Insulin-secreting pancreatic β-cells are essential regulators of mammalian metabolism. The absence of functional β-cells leads to hyperglycemia and diabetes, making patients dependent on exogenously supplied insulin. Recent insights into β-cell development, combined with the discovery of pluripotent stem cells, have led to an unprecedented opportunity to generate new β-cells for transplantation therapy and drug screening. Progress has also been made in converting terminally differentiated cell types into β-cells using transcriptional regulators identified as key players in normal development, and in identifying conditions that induce β-cell replication in vivo and in vitro. Here, we summarize what is currently known about how these strategies could be utilized to generate new β-cells and highlight how further study into the mechanisms governing later stages of differentiation and the acquisition of functional capabilities could inform this effort.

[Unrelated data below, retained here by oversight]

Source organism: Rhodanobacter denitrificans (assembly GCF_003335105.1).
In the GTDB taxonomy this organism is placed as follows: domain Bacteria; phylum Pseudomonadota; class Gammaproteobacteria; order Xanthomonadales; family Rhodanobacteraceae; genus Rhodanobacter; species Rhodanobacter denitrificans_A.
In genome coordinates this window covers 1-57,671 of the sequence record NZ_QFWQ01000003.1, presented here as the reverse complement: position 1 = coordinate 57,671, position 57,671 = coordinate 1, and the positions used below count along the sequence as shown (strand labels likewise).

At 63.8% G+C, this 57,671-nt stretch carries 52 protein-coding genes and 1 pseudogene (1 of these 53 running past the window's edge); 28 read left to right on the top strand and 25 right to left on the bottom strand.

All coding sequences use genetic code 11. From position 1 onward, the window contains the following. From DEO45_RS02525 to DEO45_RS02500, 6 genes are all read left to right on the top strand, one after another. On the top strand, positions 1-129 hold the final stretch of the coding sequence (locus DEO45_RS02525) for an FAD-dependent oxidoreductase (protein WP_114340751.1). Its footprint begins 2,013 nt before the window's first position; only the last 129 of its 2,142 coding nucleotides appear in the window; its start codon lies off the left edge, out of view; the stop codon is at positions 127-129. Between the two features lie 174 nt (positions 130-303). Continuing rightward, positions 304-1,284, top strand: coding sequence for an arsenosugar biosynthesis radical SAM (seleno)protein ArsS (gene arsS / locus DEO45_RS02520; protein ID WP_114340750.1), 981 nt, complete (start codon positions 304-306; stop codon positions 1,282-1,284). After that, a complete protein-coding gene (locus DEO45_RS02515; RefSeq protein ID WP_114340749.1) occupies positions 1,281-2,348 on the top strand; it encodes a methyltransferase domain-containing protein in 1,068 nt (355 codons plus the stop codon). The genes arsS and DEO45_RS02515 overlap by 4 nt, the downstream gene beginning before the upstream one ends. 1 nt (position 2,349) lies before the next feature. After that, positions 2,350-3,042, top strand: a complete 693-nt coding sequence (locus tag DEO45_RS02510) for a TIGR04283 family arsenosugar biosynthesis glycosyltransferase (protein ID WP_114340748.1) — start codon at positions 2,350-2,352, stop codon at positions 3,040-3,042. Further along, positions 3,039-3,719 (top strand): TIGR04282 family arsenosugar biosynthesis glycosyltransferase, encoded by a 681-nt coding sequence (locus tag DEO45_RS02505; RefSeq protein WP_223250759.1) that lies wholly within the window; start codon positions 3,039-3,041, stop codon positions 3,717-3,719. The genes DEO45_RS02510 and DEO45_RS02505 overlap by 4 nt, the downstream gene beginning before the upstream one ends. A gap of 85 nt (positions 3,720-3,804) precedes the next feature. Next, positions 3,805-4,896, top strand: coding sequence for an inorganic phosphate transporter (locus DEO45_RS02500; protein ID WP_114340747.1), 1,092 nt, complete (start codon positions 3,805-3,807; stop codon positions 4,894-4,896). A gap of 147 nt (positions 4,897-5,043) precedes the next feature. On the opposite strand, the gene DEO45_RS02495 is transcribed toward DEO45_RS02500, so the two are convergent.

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Photo of Doug Melton

Doug Melton is pursuing a cure for type 1 diabetes. His lab studies the developmental biology of the pancreas, using that information to grow and develop pancreatic cells (islets of Langerhans). In parallel, they investigate ways to protect beta cells from autoimmune attack.

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